Sunday, May 27, 2007

Sony, PS3, Blue Ray….what’s happening??!

There has been significantly important information circulated recently on Sony’s PS3. First, Sony’s is discontinuing the 20GB version of the PS3 and introduced an 80GB for Korean market only. Then the rumor mills are churning with that Sony plans to cut prices of PS3. Is this a natural product evolution cycle or a defensive move that may relate to sales?

Sony operates like any other company; they abide by the manufacturing and industry rules. The rules of the gaming industry was defined almost 15 years ago when Sony unveiled its PS1. Consoles were sold below cost but good margins made on software. As production capacity increased, consumers enjoyed further price cuts on the console. This was obviously made possible by reduction of key production material costs.

Industry rules are generally driven by product roadmaps and component costs. Both new and End-Of-Line(EOL) models are decided in advance taking into consideration market demands, competition and component roadmaps. Manufacturers negotiate with suppliers in advance to secure production materials suppliers at low prices. Finally, various components and price combinations are evaluated to determine the one that best suits the market and consumer needs whilst preserving a profit margin for the company.

The question then arises as to why new models are being introduced 6 months after the first.

During the launch of PS3 in Europe, Sony announced that 600,000 units were sold in 2 days. This was view as a disappointing launch from a event perspective (source: TF1, LCI, Launch of Playstation 3 in France). If sales to do meet expectations, it is crucial for manufacturers to make quick decisive measures based on market needs. In this case, consumers opted to purchase the 60GB version of PS3 as the price difference with the 20GB unit was $100 only. The 60GB unit came equipped with Wifi capabilities as well. We can safely assume that the entry-level unit was meant to drive people to stores.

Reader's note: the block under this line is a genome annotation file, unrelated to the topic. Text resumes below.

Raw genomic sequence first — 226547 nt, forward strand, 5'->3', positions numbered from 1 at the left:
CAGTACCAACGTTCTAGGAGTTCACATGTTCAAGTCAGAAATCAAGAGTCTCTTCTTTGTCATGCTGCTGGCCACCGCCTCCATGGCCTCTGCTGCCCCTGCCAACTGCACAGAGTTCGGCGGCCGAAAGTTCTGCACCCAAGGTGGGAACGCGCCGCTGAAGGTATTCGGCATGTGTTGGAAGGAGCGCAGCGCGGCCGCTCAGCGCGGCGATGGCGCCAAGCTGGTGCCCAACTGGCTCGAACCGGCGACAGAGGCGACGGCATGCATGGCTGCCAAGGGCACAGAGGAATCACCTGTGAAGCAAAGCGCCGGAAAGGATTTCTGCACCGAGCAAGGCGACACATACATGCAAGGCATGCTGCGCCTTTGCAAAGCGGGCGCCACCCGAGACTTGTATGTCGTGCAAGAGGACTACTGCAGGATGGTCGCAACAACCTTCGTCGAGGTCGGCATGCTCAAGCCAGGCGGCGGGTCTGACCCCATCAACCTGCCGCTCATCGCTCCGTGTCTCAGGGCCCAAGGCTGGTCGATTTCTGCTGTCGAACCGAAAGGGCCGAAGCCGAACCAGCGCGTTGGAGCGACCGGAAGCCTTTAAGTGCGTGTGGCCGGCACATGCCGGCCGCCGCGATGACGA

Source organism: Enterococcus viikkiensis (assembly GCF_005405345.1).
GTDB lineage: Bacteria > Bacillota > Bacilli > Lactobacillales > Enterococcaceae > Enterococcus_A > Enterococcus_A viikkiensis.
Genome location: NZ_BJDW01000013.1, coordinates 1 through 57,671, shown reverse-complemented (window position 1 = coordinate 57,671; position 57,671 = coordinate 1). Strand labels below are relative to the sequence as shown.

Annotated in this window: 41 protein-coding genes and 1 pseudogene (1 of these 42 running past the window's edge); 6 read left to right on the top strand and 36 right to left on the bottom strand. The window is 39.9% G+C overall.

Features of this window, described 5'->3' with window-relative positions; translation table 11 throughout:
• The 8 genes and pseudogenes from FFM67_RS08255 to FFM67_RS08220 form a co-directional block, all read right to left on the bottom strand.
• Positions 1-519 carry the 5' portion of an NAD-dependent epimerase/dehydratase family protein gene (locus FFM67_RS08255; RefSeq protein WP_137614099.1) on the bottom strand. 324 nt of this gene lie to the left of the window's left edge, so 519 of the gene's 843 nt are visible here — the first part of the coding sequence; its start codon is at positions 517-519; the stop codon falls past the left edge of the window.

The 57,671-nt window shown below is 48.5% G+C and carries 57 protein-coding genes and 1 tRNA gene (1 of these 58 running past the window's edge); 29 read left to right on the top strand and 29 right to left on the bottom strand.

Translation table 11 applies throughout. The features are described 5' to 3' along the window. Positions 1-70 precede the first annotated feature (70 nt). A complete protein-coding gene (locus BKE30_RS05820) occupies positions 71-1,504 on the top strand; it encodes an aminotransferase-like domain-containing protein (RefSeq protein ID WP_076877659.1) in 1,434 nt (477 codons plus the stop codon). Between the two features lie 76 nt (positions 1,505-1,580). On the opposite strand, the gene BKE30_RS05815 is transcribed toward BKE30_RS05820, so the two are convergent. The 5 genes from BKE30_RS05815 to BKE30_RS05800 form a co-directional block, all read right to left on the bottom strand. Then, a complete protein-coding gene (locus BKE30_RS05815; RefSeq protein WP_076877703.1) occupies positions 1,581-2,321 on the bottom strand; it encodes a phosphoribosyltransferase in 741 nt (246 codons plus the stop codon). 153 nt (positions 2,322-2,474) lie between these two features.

Another possible factor is the contract between Sony and its hard drive suppliers. Component issues or shortages would mean Sony has to review its product roadmap. Sony announced that the demand for its 60GB unit is much higher and they are assessing how best to address the consumer needs. However, the fact that the 20GB units are discontinued is not good news at all.

PS3 is one of the best and most powerful gaming unit in the market today. The question is whether Sony has found its right audience. Microsoft’s XBOX is continuously increasing its presence in the market. I am not referring to market shares but ‘love shares’ and ‘technological shares’. Their games are getting better and providing new experiences for the consumers. GRAW II and Halo III is an example. It has even introduced the HD DVD and an Elite edition XBOX 360 with HD support. In addition, they are now binding the console with Home Theater, taking the fight full on with Sony. More recently, they announced linking XBOX with Windows Live Messenger, which is definitely a good way to attract additional audiences.

Let not overlook Nintendo’s Wii. Nintendo continues to produce great games for gamers. They focus less on technology compared to its competitors. They fight on a different front. Nintendo survived with its GameBoy while many of competitors folded or faded away. Lynx from Atari, GameGear from Sega and the fantastic portable PC Engine from NEC are now all defunct. Nintendo continues with its success on Nintendo DS and now Wii is making heads turn and raking up the cash register. This is despite they fact that Wii has nether great games nor HD or Blue Ray support. It does have, however, games that entertain.

So where does Sony fit into all of this? The Blue Ray battle that has started on the Home Theater market will be fierce but Sony using the PS3 as a primary advantage to promote its format. By introducing entry-level units, it is enticing consumers to take up its format. Discontinuing the 20GB unit, may displace Sony from some markets. Unless Sony immediately introduces a higher capacity PS3 model at a lower cost.

Some of the more recent announcements seem to suggest that Sony is taking greater defensive actions. Though PS3 may not be as successful as they anticipated, it appears the new PSP model will help strengthen its dominance. Sony has to continue to innovate to survive. It cannot afford to lose the battle in the HD format as they did in the Betamax many years ago.

We can probably expect Sony to react aggressively in the coming months and years. The PS3 is just one of its ammunition from the arsenal. Hang on, sit tight…the battle is getting interesting.

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